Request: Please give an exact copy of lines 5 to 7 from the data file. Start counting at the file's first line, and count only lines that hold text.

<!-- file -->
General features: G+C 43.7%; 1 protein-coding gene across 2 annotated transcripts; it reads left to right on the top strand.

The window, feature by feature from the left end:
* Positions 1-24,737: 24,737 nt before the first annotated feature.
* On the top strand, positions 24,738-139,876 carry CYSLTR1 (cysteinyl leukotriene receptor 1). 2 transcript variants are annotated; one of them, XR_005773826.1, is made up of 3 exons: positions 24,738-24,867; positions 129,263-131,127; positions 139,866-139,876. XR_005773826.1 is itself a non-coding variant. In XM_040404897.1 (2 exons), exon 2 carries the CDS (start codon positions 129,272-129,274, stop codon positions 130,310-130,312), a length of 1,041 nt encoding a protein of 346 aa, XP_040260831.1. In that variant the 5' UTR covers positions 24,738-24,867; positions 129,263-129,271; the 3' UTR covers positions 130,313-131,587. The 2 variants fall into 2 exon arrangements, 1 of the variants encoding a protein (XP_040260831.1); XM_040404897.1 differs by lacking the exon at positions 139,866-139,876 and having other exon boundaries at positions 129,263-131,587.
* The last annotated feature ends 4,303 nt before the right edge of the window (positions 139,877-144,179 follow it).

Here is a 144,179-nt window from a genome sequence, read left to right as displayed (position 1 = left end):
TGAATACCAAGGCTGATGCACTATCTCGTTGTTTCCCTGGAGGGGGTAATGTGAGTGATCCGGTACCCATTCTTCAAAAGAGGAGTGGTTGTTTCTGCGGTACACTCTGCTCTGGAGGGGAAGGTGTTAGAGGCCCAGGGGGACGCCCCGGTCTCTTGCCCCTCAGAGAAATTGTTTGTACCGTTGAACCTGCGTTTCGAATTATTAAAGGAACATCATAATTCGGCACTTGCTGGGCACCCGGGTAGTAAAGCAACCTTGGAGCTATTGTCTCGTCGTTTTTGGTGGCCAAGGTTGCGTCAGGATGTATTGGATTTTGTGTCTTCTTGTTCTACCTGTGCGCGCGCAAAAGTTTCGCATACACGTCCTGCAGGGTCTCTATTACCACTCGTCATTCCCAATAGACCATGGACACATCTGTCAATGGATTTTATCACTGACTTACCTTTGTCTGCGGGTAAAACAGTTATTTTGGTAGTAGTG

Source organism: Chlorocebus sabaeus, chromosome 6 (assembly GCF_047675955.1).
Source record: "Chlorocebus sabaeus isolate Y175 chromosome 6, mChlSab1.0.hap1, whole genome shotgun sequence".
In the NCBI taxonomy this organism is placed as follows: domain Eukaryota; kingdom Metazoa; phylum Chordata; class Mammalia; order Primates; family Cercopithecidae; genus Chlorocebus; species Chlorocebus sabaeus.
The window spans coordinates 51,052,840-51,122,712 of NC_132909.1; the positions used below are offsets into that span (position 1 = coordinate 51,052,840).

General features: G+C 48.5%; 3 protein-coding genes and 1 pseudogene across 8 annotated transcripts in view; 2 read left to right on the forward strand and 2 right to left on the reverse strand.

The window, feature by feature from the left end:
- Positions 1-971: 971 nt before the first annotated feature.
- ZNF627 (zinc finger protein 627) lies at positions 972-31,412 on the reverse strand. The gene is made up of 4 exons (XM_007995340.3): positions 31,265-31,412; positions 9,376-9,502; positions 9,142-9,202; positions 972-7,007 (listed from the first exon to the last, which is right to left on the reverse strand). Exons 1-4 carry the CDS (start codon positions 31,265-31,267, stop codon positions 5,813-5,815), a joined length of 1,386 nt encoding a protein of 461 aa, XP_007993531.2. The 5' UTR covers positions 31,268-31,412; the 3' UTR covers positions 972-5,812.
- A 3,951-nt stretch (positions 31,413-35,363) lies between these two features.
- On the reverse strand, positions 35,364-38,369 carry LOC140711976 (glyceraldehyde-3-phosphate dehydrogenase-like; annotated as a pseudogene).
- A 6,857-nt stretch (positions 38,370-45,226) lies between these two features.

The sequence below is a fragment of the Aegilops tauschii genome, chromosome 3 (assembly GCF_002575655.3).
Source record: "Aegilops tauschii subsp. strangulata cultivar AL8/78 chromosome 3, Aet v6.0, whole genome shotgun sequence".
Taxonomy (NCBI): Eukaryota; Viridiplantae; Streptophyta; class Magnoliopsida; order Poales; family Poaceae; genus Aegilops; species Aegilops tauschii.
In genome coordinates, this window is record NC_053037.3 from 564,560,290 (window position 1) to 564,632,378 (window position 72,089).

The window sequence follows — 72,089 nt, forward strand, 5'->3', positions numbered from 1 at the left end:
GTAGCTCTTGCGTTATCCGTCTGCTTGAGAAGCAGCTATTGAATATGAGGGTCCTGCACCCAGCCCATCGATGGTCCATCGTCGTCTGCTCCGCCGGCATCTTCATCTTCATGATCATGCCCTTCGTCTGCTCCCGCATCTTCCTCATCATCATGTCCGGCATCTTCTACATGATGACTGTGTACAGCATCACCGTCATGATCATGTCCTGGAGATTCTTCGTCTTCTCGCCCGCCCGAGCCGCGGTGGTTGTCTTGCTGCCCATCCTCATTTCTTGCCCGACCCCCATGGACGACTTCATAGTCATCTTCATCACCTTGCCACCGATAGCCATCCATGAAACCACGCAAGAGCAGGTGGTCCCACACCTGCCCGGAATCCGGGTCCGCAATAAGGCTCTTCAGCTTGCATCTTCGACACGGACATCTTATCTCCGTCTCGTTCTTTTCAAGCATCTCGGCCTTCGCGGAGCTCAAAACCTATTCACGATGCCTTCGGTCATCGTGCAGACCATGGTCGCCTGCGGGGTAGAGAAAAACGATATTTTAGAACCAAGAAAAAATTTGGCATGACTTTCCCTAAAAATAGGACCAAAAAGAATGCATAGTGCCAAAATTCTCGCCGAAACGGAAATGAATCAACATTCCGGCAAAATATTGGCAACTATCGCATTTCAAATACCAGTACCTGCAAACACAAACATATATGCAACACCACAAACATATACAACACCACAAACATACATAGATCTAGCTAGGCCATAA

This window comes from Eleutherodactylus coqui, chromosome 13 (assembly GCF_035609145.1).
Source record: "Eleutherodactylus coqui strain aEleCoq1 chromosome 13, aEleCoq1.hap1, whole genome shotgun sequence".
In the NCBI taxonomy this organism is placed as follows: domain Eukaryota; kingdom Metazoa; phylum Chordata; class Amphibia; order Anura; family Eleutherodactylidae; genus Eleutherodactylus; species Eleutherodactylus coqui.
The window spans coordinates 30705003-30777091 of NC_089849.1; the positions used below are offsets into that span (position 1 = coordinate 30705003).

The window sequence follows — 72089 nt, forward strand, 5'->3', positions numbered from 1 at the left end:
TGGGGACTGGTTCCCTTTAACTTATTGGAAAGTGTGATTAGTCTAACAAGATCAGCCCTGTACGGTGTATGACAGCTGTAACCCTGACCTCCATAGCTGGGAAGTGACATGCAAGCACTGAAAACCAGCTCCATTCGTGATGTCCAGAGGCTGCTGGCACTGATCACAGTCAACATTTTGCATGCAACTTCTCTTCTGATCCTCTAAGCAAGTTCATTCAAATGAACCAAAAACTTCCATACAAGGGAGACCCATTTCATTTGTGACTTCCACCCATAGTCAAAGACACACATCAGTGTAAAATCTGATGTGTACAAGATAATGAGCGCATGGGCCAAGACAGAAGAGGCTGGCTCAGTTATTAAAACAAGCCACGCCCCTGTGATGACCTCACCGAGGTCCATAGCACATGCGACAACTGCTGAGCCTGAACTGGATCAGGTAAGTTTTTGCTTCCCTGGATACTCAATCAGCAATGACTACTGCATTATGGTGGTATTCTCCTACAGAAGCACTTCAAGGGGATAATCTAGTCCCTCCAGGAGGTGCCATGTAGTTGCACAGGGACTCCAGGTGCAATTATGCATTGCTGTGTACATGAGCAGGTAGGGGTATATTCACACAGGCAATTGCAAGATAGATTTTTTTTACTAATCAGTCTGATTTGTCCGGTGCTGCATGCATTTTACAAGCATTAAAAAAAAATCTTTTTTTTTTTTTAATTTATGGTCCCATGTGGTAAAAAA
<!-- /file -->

* The last annotated feature ends 4,303 nt before the right edge of the window (positions 139,877-144,179 follow it).

Here is a 144,179-nt window from a genome sequence, read left to right as displayed (position 1 = left end):
TGAATACCAAGGCTGATGCACTATCTCGTTGTTTCCCTGGAGGGGGTAATGTGAGTGATCCGGTACCCATTCTTCAAAAGAGGAGTGGTTGTTTCTGCGGTACACTCTGCTCTGGAGGGGAAGGTGTTAGAGGCCCAGGGGGACGCCCCGGTCTCTTGCCCCTCAGAGAAATTGTTTGTACCGTTGAACCTGCGTTTCGAATTATTAAAGGAACATCATAATTCGGCACTTGCTGGGCACCCGGGTAGTAAAGCAACCTTGGAGCTATTGTCTCGTCGTTTTTGGTGGCCAAGGTTGCGTCAGGATGTATTGGATTTTGTGTCTTCTTGTTCTACCTGTGCGCGCGCAAAAGTTTCGCATACACGTCCTGCAGGGTCTCTATTACCACTCGTCATTCCCAATAGACCATGGACACATCTGTCAATGGATTTTATCACTGACTTACCTTTGTCTGCGGGTAAAACAGTTATTTTGGTAGTAGTG